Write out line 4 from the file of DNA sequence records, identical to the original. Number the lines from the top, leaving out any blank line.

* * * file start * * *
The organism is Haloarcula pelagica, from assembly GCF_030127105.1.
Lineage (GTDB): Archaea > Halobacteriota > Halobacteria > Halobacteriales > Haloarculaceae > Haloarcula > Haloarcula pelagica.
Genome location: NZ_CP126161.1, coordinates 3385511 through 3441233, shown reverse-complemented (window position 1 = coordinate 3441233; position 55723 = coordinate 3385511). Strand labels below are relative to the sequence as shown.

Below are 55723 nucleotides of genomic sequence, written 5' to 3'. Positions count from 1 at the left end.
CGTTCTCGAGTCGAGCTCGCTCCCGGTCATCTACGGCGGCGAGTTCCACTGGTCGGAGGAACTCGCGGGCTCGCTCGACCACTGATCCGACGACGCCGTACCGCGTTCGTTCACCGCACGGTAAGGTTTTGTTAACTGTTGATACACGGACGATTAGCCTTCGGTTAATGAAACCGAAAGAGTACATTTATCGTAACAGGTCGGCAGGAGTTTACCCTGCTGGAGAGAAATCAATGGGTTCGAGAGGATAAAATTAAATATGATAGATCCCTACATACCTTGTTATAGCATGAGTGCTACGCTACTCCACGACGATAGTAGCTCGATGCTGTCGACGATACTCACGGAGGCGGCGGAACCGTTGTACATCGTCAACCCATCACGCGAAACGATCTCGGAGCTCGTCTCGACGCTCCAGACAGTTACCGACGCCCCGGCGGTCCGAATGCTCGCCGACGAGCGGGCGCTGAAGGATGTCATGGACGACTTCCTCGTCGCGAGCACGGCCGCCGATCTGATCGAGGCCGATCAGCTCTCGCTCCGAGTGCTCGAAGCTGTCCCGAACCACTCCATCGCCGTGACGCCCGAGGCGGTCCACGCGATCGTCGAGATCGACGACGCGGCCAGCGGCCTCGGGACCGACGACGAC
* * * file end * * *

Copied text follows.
Below are 55723 nucleotides of genomic sequence, written 5' to 3'. Positions count from 1 at the left end.